How do I get the @!#$% name of the keyboard?

by Michael S. Kaplan, published on 2004/12/05 02:02 -05:00, original URI: http://blogs.msdn.com/b/michkap/archive/2004/12/05/275231.aspx


I hinted at some of the problems with the HKL concept in my list of keyboarding terms. But I do have several ex-girlfriends who have in common the fact that they all think I suck at the subtle thing and should stop trying to do it. So here follows the formal discussion of the problems with terminology and meaning regarding the HKL in Windows.

Much of what follows is stuff I learned during the time that MSKLC was being developed -- I had to dig down deep into keyboard layouts, and I got the chance to see how complicated some parts of it are (not to mention how convoluted).

The problem starts as a terminology thing. HKL [obviously] originally meant "handle to a keyboard layout" but in recognition of the fact that there are all sorts of things beyond keyboards, they are now defined vaguely in the Platform SDK as the input locale identifier (ignore the fact that they are not identifiers and they are certainly not locales). Also, according to the GetKeyboardLayout topic (and I think this is a longstanding definition), the "...low word contains a language identifier for the input language and the high word contains a device handle for the physical layout of the keyboard.

Obviously this can be wrong since on some platforms that handle is 64 bits and what they really mean is the high word of the low dword. It is also kind of misleading anyway since if I have a single US-English keyboard loaded and I call GetKeyboardLayout then it will return 0x409, meaning that the high word is 0x0000 -- an invalid value for a handle by almost anyone's definition.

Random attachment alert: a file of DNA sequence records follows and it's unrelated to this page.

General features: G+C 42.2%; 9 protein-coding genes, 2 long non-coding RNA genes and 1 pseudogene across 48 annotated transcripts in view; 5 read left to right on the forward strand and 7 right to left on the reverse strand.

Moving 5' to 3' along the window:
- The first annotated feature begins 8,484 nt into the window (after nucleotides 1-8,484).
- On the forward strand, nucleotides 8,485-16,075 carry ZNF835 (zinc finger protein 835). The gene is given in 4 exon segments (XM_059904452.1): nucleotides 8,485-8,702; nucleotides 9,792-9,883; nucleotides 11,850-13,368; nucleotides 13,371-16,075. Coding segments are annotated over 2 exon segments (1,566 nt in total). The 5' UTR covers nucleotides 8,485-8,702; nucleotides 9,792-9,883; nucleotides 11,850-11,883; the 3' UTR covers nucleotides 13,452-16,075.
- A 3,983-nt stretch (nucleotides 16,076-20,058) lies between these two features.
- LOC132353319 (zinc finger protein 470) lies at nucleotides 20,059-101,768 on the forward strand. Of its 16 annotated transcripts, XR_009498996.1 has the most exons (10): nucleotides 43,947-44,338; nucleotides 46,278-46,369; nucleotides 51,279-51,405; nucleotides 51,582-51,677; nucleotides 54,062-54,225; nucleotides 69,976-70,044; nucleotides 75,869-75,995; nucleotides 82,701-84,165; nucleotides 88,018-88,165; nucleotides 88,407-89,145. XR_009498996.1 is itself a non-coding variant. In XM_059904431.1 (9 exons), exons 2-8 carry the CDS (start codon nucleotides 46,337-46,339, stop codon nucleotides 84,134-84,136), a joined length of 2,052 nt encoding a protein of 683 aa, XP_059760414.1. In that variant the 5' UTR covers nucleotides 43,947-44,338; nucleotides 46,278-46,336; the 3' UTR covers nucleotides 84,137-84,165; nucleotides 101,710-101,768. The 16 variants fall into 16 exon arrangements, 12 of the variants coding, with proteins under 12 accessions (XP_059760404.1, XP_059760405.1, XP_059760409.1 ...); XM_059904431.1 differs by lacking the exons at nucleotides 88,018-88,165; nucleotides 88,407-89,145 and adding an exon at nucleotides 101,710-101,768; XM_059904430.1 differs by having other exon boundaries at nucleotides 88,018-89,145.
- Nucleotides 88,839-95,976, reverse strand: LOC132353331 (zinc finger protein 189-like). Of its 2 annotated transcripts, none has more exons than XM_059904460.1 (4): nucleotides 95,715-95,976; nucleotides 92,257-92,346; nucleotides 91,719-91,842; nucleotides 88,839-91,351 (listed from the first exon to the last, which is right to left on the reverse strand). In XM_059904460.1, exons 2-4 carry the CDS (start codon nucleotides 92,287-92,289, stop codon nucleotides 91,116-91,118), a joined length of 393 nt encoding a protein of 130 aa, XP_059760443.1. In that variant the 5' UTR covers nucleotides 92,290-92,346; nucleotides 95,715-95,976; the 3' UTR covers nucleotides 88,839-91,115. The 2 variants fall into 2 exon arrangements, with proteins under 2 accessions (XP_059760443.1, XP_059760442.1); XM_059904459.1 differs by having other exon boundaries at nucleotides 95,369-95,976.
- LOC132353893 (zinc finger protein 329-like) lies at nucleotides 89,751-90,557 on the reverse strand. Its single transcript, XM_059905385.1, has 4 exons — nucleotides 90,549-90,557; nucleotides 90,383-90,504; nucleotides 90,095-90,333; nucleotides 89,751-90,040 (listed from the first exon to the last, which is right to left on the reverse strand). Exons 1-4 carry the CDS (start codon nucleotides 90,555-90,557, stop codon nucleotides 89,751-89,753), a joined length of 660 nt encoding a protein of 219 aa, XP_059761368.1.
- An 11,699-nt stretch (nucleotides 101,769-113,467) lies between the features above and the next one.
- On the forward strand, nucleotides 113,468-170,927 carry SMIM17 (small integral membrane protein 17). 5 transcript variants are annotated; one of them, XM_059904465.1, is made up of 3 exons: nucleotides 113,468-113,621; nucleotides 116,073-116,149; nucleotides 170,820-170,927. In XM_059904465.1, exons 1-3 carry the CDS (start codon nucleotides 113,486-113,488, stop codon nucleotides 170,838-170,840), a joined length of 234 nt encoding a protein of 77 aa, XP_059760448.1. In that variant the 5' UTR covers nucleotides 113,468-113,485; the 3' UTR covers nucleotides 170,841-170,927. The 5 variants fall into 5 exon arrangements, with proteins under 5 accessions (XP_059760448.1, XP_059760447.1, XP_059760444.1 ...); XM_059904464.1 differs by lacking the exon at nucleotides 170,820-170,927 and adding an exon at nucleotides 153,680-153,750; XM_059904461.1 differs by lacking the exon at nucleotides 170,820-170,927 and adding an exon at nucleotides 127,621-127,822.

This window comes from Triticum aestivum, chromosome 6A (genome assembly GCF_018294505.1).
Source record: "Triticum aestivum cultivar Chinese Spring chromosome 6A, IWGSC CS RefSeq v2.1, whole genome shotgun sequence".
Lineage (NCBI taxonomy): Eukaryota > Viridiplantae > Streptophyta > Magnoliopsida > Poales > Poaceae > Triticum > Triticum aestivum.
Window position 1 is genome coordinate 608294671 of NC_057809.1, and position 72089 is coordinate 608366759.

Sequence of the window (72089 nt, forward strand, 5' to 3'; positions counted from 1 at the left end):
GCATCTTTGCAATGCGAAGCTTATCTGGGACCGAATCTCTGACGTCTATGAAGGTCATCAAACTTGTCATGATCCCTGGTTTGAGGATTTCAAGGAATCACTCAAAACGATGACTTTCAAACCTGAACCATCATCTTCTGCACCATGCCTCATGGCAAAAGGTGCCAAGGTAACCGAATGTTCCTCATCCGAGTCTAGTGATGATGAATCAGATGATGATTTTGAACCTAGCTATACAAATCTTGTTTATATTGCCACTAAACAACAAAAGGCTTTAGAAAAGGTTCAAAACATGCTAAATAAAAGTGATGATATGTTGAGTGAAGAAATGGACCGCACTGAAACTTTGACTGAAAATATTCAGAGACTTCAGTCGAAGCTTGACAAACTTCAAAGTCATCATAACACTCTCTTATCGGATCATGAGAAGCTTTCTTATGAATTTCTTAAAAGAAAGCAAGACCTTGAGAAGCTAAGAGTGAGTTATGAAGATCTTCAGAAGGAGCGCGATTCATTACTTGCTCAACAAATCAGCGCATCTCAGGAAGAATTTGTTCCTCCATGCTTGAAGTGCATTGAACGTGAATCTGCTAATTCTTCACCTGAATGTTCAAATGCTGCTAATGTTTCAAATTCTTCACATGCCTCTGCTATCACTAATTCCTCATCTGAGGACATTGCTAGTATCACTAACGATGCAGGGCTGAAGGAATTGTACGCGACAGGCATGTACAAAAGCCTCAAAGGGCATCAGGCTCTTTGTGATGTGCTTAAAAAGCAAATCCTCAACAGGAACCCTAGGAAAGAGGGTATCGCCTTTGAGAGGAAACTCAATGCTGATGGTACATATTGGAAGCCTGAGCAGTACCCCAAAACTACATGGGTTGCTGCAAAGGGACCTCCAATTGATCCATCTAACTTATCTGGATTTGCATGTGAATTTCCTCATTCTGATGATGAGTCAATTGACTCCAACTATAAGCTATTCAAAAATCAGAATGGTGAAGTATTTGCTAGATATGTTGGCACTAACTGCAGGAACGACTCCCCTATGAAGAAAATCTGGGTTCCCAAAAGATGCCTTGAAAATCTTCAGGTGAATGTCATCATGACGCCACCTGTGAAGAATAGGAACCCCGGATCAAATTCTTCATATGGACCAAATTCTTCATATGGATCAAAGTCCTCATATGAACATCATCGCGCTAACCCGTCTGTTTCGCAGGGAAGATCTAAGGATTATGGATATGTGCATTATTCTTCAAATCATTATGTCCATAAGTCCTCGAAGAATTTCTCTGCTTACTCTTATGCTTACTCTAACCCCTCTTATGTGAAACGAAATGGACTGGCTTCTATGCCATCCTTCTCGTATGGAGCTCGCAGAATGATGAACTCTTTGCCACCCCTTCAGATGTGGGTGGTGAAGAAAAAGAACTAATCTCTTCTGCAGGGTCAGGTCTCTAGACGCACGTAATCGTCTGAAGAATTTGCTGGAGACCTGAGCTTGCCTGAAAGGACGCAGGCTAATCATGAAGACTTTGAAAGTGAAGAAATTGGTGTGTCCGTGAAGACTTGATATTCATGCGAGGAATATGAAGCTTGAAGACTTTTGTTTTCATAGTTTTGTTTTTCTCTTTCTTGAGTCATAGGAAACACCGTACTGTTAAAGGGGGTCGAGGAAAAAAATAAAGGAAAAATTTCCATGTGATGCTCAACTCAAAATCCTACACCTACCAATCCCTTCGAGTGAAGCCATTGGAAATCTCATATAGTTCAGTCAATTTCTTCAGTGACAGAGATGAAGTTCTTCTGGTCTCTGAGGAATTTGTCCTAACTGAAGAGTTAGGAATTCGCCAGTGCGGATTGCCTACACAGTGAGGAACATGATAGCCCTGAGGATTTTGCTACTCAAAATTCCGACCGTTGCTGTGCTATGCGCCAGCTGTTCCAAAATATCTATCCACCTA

Then we get to usefulness problems. Notice that there is no real information about the keyboard layout itself there? There is language information, but its not the language of the keyboard layout itself, its the language that the user put it under after choosing the language/layout pair in the "add keyboard layout" UI.

So what do I do if I want to find out what the layout actually is? You know, say I wanted to (for example) load it again some day for the user, or even just get the name they see when they added the keyboard? Well, if its the currently selected layout in a thread then you can call the GetKeyboardLayoutName API, which claims it "retrieves the name of the active input locale identifier (formerly called the keyboard layout). Only it doesn't. It returns an 8-character string that contains the KLID, which is not really much of a name unless you speak a language that has words like "00030409" in its vocubulary.

The rest of the people in the world (including me) want the actual name and expect to get back "United States-Dvorak for left hand". To get that, I now have to go to HKLM\SYSTEM\CurrentControlSet\Control\Keyboard Layouts\00030409 and look for the "Layout Text" value. Or maybe I have an MUI copy of Windows and have changed my language and am on Windows >= XP that string will not be translated appropriately, so I have to look at the "Layout Display Name" value, which has the helpful string "@%SystemRoot%\system32\input.dll,-5027" in it -- which thankfully can be sent to SHLWAPI's SHLoadIndirectString to get the name. In the back of my mind I have to remember that its all subject to change since none of it is documented.